A recreational vessel with 6 occupants onboard allided with a rock canyon wall on Lake Mead, resulting in multiple injuries and one fatality. The operator claimed that the vessel was headed for the canyon wall and he was unable to steer away from the wall because the steering wheel was locked or stuck, and that the steering wheel was jerked out of his hands, allegedly by the vessel’s autopilot system. The steering system, and specifically the autopilot system, had allegedly been recently maintained by a marine mechanic.
Explico was hired to investigate the incident, and specifically evaluate the vessel’s steering system. Inspection of the subject vessel revealed that the autopilot pump was, at the time of the accident, completely disconnected from the steering system hydraulicly but still connected to electrical power.
The subject vessel was first evaluated for possible force feedback at the helm by applying torque to the rudders; results showed that feedback from the rudder to the steering wheel was properly blocked by the steering system check valves and could not have caused movement of the steering wheel. The entire hydraulic steering system was removed and re-assembled in a lab to bench test all components’ functions.
The lab testing not only showed that all components were in working order, but also that even when the autopilot system was connected and attempting to turn the boat, the operator could easily overpower the autopilot pump by continuously turning the steering wheel in the desired direction of travel.
Hydraulic fluid from the steering system was collected at various locations in the steering system during removal. Lab examination of the subject hydraulic fluid came back with a significant number of large particulates which could cause valves in the hydraulic system to intermittently stick or lock. This intermittent locking was consistent with the witness testimony that attempts to steer away from the canyon wall in one direction failed because the wheel simply would not turn in that direction.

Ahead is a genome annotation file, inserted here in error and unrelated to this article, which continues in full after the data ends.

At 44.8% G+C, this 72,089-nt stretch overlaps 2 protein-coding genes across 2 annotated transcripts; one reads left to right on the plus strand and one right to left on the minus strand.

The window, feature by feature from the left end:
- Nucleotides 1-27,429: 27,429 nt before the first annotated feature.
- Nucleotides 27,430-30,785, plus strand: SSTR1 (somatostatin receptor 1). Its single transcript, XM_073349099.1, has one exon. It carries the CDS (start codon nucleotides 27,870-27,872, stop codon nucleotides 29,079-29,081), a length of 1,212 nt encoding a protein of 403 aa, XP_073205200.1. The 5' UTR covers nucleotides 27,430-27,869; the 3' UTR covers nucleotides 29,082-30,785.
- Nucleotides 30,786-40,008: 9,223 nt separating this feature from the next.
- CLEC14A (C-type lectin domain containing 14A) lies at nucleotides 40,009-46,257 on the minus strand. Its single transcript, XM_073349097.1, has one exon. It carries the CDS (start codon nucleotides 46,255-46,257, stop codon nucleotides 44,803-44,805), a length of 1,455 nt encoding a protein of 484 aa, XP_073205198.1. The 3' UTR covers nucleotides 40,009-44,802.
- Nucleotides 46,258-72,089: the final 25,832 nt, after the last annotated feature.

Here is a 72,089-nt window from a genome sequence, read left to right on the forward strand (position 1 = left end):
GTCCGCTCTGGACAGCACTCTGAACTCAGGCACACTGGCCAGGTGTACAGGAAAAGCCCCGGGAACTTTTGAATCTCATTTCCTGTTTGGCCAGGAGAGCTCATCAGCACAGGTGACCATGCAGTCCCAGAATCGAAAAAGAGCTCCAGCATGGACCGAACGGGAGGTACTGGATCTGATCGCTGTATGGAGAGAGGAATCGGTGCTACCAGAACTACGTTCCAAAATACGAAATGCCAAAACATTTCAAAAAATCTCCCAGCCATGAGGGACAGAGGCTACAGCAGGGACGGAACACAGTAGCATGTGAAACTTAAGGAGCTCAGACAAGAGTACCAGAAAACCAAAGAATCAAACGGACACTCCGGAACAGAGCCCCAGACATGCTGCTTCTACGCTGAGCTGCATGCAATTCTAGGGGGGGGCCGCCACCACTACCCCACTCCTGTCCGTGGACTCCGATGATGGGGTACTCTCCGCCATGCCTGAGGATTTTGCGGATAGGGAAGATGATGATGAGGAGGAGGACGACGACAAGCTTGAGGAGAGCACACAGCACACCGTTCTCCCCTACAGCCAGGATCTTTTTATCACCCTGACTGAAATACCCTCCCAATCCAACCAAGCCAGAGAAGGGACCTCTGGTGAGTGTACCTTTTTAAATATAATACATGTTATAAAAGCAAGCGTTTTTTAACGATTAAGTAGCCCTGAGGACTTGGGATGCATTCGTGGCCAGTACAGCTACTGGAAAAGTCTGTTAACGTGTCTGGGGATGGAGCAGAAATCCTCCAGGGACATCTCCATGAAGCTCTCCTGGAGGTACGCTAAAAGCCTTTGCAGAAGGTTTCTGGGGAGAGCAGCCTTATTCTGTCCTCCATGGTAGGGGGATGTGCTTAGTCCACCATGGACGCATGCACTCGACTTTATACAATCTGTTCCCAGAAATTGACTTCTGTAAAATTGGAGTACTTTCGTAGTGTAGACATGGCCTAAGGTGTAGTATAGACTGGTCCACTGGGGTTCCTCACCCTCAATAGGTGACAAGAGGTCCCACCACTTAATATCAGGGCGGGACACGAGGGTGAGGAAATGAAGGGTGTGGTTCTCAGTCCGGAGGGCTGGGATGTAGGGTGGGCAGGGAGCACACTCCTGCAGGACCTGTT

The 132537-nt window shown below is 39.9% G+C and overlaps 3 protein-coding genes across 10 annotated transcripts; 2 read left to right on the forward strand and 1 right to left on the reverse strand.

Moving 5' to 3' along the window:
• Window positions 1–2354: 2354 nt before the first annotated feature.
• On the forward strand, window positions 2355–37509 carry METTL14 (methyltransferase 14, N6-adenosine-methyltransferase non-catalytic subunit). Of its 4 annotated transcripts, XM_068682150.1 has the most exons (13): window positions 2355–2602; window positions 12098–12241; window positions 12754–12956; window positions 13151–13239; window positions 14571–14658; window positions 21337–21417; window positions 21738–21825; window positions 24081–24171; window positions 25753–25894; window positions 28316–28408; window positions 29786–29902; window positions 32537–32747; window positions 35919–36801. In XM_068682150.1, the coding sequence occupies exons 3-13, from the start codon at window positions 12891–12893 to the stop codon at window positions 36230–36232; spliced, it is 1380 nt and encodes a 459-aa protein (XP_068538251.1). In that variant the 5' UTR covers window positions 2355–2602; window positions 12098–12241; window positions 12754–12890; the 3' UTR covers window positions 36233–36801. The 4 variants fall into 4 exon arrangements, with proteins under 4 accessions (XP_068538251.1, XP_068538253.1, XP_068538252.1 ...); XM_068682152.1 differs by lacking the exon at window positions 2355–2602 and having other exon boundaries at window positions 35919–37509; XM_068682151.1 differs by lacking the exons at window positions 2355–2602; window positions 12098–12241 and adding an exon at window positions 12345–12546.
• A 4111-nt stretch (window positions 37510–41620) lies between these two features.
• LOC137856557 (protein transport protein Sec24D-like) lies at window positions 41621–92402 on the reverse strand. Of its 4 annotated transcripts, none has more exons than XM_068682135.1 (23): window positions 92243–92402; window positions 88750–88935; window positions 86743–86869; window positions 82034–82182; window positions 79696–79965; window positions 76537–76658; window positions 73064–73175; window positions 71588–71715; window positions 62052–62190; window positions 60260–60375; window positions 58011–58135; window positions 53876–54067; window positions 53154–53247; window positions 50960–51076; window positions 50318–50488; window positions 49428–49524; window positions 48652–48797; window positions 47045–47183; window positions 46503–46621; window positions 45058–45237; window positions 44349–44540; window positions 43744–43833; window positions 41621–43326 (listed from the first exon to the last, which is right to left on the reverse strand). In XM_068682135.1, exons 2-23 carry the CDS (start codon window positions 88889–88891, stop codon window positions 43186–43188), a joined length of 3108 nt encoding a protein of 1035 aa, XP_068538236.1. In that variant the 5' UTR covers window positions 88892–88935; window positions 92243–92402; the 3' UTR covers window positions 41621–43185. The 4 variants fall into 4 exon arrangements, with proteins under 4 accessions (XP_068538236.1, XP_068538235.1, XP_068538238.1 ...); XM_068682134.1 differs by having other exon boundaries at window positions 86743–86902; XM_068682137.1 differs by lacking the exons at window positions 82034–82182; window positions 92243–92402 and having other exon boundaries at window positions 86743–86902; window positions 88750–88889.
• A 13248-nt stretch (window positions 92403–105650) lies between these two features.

Interestingly, the vessel’s steering system had allegedly just been serviced, and the service routine should have included a full flush and fill of the steering system with fresh hydraulic fluid. This was inconsistent with the findings of particulate-filled hydraulic fluid in the steering system, which exceeded the manufacturer recommended limit by 4x to 16x.
A thorough analysis of the subject vessel as well as a comprehensive evaluation of the hydraulic steering system showed that:
1) There were no defects within any of the hydraulic steering components.
2) The testimony that the steering wheel was locked when the operator tried to steer away from the collision was shown to be scientifically valid.
3) Claims that the wheel jerked out of the operator’s hands or that the autopilot somehow contributed to the collision were not scientifically plausible.
4) The operator could have avoided the allision by slowing down or stopping.
5) The hydraulic fluid was shown to have significant presence of particulates, which may affect the performance of the steering system.
6) If the steering locked due to particulates in the hydraulic fluid, it would have un-locked if the operator had rotated the steering wheel slightly in the other direction, thereby forcing the particulate free from the check valve. Once freed, the steering wheel would have allowed the operator to steer away from the collision.
Explico was able to dissect the system and break it down into simple yet effective diagrams and figures to explain exactly how the steering system on the subject vessel worked and why certain claims were invalid based on features inherent in the subject system.